In September 2021, immediately after the Taliban’s takeover of Afghanistan, the then Inter-Services Intelligence director general had said that with Pakistan’s western border taken care of, Islamabad could entirely focus on the eastern border with India.
In retrospect, it seems that Lieutenant General Faiz Hameed may have rejoiced a little too early about his victory in firmly establishing the Taliban in Afghanistan, primarily to counter India’s growing influence there.
Since 2021, after coming into power, the Taliban has defied Pakistan, its principal state benefactor during the insurgency against the US military and the deposed Afghan government.
All indications highlight that Pakistan has miserably failed to persuade the Taliban government to toe its line on various international issues and the perennial issues of the legitimacy of the “Durand Line.”
A major contentious issue often highlighted by Pakistan authorities is the covert support by Afghan agencies to Tehreek-e-Taliban Pakistan (TTP) carrying out attacks inside Pakistan.
This is in stark contrast to what Pakistan, notably the Pakistan Army, had expected from the Taliban after lending their unflinching support to it for years. To oblige the Taliban government, post the “fall of Kabul,” the Pakistan government and Pakistan Army were seen as more than forthcoming in supporting the Taliban government post-withdrawal of US and coalition forces.
No wonder the Pakistan Army had expected that the Taliban would be beholden to the establishment out of gratitude. However, with rising causalities of Pakistani Security Forces at the hand of TTP since last year, the relations between Pakistan and Afghanistan have soured enough to a “point of no return” that many experts feel would soon lead to increasing border clashes between the neighboring nations.
Genesis Of Tehreek-e-Pakistan
To put things in perspective, TTP (or casually Pakistan Taliban) is not a standalone organization but an umbrella organization of approximately 40 Islamist armed militant groups vowing allegiance to Taliban Ideology along the Afghan-Pakistani border.
It has been lending its support to the Afghan Taliban since 2001 in its operations against Allied Forces in Afghanistan. However, it officially came into the foreground in 2007 under its leader, Baitullah Mehsud.
Among the stated objectives of TTP is resistance against the Pakistani state. The TTP aims to overthrow the civilian Pakistan government by waging a terrorist campaign or war against the Pakistan armed forces and the state. The TTP depends on the tribal belt along the Afghanistan-Pakistan border, from which it draws its recruits.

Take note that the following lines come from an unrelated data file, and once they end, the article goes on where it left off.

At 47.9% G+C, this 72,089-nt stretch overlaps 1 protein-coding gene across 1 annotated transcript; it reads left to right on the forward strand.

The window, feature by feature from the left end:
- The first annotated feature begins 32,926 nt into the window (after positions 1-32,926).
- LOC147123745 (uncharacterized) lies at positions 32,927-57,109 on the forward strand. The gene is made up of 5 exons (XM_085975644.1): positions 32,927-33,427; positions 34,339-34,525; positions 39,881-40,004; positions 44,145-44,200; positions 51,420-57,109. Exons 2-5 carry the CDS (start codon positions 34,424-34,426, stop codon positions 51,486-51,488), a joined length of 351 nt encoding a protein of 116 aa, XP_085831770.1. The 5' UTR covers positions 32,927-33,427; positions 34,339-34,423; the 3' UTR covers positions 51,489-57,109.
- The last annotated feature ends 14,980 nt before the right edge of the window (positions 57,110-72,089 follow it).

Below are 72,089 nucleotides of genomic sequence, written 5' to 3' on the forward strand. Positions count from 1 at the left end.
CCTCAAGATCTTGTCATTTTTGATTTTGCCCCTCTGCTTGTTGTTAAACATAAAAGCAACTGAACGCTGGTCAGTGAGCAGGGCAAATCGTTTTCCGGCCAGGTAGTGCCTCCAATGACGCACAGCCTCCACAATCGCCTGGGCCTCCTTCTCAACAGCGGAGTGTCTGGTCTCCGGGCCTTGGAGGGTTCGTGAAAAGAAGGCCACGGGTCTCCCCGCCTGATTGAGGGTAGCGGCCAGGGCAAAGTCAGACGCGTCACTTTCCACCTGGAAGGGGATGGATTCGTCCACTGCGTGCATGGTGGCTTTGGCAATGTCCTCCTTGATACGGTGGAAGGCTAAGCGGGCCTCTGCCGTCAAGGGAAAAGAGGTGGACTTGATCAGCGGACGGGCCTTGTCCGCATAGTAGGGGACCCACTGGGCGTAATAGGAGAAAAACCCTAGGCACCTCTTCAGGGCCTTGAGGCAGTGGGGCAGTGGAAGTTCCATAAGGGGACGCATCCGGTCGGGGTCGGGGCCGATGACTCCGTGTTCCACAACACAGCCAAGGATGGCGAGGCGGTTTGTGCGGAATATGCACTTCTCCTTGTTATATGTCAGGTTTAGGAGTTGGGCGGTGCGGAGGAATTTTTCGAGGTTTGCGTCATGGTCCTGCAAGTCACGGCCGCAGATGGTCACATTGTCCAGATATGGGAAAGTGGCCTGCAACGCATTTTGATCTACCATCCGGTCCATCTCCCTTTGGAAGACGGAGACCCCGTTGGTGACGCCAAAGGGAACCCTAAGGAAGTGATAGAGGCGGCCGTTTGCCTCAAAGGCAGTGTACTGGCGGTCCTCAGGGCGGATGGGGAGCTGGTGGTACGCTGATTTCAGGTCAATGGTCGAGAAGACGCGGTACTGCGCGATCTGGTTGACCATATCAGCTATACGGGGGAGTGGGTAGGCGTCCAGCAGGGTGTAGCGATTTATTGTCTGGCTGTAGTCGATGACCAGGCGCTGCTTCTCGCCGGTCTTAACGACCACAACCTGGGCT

In 2020, after years of factionalism and infighting, the TTP underwent reorganization and reunification under the leadership of Noor Wali Mehsud. Mehsud has essentially steered the TTP in a new direction, sparing civilians and ordering assaults only on security and law enforcement personnel in an attempt to rehabilitate the group’s image and distance them from the Islamic State militant group’s extremism.
As per the Pakistan Army, around 220 soldiers and officers of the Pakistani forces have been killed by TTP in 2023 alone.
The TTP’s escalating campaign of violence is a function of its growing political and material strength, reflected in its political cohesion, expanding cadre of trained fighters, suicide bombers, weapons, and equipment.
Much of the TTP’s political leadership and capability is based in Afghanistan. In Pakistan, the TTP has regained some territorial influence in southern districts of Khyber Pakhtunkhwa, like South Waziristan, North Waziristan, Tank, Bannu, and Lakki Marwat.
Dilemma Of Afghan Taliban
As the Afghan Taliban came to power, its government started facing teething issues in running the country. The fighters waging war against the USSR and later against Allied Forces were finding it difficult to adjust to the nuances of polity and diplomacy.
But, the Afghan Taliban, like any other ruling government of a nation, does recognize Afghanistan’s strategic interests, especially those related to territorial integrity, internal security, and economy.
It is because of its geopolitical and domestic political compulsions that the Taliban government seeks to maintain a balance between TTP and Pakistan’s interests.
Some argue that at the heart of the Taliban-TTP relationship is an ideological alignment on a jihadist project seeking to implement a Shariah-compliant political order through force in Pakistan. The TTP subordinating themselves to the Taliban by pledging allegiance to the Taliban chief adds to the alignment.
Others point to history; namely, many in the TTP supported the Taliban in its nascence, including by providing suicide bombers.
Further, there are interpersonal solid, war-time bonds between the influential Haqqani family and the TTP and between some southern Taliban leaders and TTP’s political leadership.
Also, there is abundant ethnic amity built around tribal ties and disdain of the Pakistani State, at least in the rank-and-file and middle tier of the Taliban.
Given this history and context, one explanation for the Taliban’s post-takeover position is that they want to use the TTP as bargaining leverage with Pakistan.
A competing perspective is that the Taliban wants a like-minded political actor, such as the TTP, to rise to power in Islamabad ultimately.